2.3 Box model description
We modeled smoke plumes from three fires (Castle, Cow, and WF). We present four model cases (Castle, Cow, WF1, WF2) constrained by aircraft observations and one case (denoted Dark) identical to the WF2 case except all modeled photolysis frequencies are set to zero. We consider the Dark model run only for the WF2 case and not the others since it is a hypothetical exercise intended to illustrate the evolution of smoke emitted after dark, a case for which there were no available observations from the 2019 campaign. The Dark case is used to understand the effect of photolysis on the WF2 model run.
There were sufficient emissions for the WF1, WF2, Dark, and Cow model runs such that there were emissions remaining above background levels after 12 h of model time. The Cow, WF2, and Dark cases are run from emission until sunrise the following day (about 12 h). The Castle case is run for 2.6 h until all BB emissions are near (≪1 %) background levels. We run the WF1 case until the age of the oldest sampled smoke (∼4 h), because we do not have any observations of photolysis rates with which to constrain the model past that point.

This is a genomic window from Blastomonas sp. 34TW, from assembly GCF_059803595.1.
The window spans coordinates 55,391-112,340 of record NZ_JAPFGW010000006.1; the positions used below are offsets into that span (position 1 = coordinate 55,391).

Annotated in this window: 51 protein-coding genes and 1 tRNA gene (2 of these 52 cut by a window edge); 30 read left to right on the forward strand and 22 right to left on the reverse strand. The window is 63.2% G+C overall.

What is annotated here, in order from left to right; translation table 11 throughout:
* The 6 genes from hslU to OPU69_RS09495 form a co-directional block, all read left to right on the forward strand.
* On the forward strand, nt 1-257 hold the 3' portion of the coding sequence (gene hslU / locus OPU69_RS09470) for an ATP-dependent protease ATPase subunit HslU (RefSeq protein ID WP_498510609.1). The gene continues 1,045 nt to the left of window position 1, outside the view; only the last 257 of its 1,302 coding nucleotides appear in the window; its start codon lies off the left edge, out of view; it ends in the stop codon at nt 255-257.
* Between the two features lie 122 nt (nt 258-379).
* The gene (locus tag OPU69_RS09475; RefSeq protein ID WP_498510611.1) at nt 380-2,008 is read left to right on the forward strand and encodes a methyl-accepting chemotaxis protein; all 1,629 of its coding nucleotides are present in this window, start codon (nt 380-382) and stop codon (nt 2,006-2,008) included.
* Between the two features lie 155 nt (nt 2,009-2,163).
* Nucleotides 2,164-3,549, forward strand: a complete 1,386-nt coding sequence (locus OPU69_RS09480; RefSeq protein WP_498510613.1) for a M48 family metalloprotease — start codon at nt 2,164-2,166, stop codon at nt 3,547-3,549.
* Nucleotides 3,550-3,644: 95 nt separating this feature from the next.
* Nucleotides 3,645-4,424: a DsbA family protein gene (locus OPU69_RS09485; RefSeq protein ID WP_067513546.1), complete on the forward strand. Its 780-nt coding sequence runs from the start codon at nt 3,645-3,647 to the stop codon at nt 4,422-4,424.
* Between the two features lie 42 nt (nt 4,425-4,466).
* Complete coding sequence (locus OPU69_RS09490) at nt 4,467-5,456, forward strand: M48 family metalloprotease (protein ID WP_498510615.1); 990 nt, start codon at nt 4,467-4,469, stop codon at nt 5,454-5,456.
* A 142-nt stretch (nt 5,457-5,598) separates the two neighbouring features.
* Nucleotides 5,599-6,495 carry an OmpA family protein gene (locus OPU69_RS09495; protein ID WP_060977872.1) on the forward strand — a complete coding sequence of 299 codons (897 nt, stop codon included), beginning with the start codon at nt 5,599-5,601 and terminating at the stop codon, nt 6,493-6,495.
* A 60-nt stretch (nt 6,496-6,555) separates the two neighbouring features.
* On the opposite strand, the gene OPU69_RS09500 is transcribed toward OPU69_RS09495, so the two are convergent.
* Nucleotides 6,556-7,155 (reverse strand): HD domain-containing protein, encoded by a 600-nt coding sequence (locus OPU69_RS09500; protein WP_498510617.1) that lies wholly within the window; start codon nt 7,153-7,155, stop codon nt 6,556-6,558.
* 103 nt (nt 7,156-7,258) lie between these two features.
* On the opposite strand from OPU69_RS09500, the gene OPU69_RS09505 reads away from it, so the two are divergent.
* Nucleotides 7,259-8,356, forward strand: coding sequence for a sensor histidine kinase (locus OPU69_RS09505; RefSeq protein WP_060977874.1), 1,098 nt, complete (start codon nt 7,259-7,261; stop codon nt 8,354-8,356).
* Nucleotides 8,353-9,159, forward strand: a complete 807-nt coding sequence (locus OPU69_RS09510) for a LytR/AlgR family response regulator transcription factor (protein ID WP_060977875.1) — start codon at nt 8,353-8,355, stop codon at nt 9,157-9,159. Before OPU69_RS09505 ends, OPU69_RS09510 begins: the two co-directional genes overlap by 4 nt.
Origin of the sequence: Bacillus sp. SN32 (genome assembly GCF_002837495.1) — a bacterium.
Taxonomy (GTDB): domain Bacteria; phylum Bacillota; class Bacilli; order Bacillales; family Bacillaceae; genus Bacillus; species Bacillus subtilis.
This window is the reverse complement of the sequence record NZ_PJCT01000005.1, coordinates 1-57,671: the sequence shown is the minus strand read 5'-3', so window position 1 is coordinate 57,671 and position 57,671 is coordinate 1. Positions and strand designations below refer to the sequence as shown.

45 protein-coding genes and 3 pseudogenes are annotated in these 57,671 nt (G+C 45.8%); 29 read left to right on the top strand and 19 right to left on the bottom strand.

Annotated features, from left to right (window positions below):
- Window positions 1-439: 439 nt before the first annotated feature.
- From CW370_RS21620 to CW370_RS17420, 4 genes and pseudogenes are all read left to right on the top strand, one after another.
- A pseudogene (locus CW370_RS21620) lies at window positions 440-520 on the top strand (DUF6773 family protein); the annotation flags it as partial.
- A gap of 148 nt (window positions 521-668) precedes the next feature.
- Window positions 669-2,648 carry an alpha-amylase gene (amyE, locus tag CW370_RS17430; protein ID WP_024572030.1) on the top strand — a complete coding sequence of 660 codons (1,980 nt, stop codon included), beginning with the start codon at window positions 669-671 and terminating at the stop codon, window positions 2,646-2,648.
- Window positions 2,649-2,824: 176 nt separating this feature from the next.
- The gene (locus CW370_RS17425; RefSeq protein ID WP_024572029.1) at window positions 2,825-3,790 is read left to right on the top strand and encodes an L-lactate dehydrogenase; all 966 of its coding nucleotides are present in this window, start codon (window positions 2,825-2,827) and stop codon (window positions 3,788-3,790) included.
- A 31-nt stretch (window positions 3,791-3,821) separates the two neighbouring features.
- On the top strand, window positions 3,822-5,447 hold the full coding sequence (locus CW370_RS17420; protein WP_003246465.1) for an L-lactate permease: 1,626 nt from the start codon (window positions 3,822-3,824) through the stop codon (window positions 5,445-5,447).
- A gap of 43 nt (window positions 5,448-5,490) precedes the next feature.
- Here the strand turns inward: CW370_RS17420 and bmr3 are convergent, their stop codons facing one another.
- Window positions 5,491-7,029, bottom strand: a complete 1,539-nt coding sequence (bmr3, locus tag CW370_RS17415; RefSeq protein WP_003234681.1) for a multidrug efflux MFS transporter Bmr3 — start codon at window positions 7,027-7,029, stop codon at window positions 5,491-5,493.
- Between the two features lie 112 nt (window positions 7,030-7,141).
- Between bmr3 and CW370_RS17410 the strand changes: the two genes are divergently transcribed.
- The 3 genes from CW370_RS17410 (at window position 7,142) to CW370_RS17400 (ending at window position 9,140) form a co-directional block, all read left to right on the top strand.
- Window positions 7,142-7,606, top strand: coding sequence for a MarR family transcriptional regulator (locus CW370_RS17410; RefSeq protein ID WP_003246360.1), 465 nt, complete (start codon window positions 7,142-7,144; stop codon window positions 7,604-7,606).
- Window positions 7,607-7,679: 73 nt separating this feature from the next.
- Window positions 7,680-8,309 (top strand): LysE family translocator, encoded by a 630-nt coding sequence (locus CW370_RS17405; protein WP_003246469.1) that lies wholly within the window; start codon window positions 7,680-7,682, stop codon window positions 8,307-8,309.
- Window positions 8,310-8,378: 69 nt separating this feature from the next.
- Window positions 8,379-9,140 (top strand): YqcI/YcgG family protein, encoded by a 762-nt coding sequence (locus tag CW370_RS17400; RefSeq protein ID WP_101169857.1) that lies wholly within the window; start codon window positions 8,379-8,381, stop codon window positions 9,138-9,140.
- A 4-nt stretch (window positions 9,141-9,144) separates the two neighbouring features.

Box modeling was performed using the Framework for 0-D Atmospheric Modeling (F0AM) (Wolfe et al., 2016) with chemistry and emissions described in the following section. We start the model at the emission time (age=0) of the earliest smoke transect (the youngest sampled smoke), which occurred between 2 min and 2 h before the first plume transect, depending on the plume. In most cases, we use an iterative method constrained to a subset of observations (described in Sect. 2.3.3) to estimate emissions.
While all plumes were sampled by aircraft following a semi-Lagrangian strategy, we model each plume as if it were Lagrangian – i.e., it is assumed that the emissions and fire conditions were constant over the course of sampling. Further, we constrain our model to plume-center observations, because we model only the plume center and represent mixing through a dilution term. Consequently, the model does not represent differences in chemical regimes that may occur between the center and edge of a plume. Components of our model have been used for other applications (Decker et al., 2019; McDuffie et al., 2018; Robinson et al., 2021; Wagner et al., 2013). However, the combination of the components is specific to only this work.
2.3.1 Chemistry and emissions